Stephen F. Austin State University
United States of America
Tyler Spradley, Ph.D. (Texas A&M University), is an Associate Professor of Communication at Stephen F. Austin State University. Distinguished honors include the 2013-2015 Jim Towns Endowed Professor of Mentoring and serving as the Leadership Minor and Certificate Coordinator. Dr. Spradley teaches courses in leadership, organizational crisis management, group and team communication, organizational communication, and conflict management. While his primary research agenda centers on the communicative constitution of organizing, materiality and discourse in organizational research, crisis communication, and innovation in high reliability organizations, he is personally motivated to use and examine the use of outdoor education practices and service learning in leadership and team training.
Navigating Risk: Lessons Learned from High Reliability Organizational (HRO) Simulation and Training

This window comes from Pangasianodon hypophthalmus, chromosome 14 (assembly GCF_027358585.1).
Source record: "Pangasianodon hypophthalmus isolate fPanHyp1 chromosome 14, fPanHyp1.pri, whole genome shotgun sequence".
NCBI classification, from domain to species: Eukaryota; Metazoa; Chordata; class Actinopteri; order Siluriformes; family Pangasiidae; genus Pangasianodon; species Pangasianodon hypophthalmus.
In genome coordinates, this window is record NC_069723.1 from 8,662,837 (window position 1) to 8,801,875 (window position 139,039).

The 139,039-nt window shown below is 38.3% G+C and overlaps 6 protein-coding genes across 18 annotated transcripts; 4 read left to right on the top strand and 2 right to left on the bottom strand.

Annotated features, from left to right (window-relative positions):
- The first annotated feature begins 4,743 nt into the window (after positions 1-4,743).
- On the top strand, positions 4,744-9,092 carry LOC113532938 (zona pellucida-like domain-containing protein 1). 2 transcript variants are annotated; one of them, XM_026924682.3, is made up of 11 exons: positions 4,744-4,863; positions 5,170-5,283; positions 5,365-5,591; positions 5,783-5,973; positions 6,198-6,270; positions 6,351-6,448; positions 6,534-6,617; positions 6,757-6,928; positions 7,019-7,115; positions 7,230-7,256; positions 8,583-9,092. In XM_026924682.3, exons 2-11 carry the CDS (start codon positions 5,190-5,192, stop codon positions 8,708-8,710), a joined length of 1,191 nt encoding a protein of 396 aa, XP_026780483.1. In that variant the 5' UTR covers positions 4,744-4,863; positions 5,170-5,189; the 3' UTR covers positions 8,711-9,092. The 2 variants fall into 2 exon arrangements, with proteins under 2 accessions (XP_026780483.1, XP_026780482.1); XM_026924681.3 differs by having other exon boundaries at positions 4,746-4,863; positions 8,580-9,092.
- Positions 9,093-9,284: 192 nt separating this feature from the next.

Using data from a larger study on a High Reliability Organization (HRO), this paper employs analogous reasoning to develop lessons learned from HRO simulations and trainings in application more generally to crisis and risk communication practitioners. Lessons learned center around: 1) embodied knowledge, 2) cross-training, 3) collective sensitivity, and 4) resiliency. First, embodied experience mitigates crises and risk. HROs train in simulated crisis environments to increase embodied knowledge, which is a potential model for other organizations, especially with members who have limited crisis experience or familiarity with crisis communication practices. Second, cross-training crisis practitioners promotes organizational flexibility, requisite variety in organizational decision-making, and diversified embodied knowledge. HROs utilize cross-training to diversify members’ capabilities but to also sensitize members to one another’s roles and responsibilities in dangerous, high-stress environments. Cross-training, more generally by crisis practitioners, should likewise enhance the organization’s ability to adapt, match complexity of response to complexity of needs, and generate embodied know-how. Third, trainings and simulations facilitate opportunities for enhancing individual experience while achieving collective sensitivity. These “rehearsals” enable HRO members to better perform individual roles/practices while simultaneously enabling a collective sensitivity as to how the organization performs in crisis and risk situations. Thus, crisis practitioners may use this practice to enable individual and collective organizational performances. Finally, simulations promote resiliency through in situ reflexivity of crisis and risk communication through organizational improvisations. HROs reflexively assess organizational effectiveness during crisis response in simulations to determine appropriateness of organizational practices. HROs also improvise during simulations to select alternative practices, change existing practices, and generate new practices. Reflexivity and improvisation construct resiliency in crisis situations that crisis practitioners would value.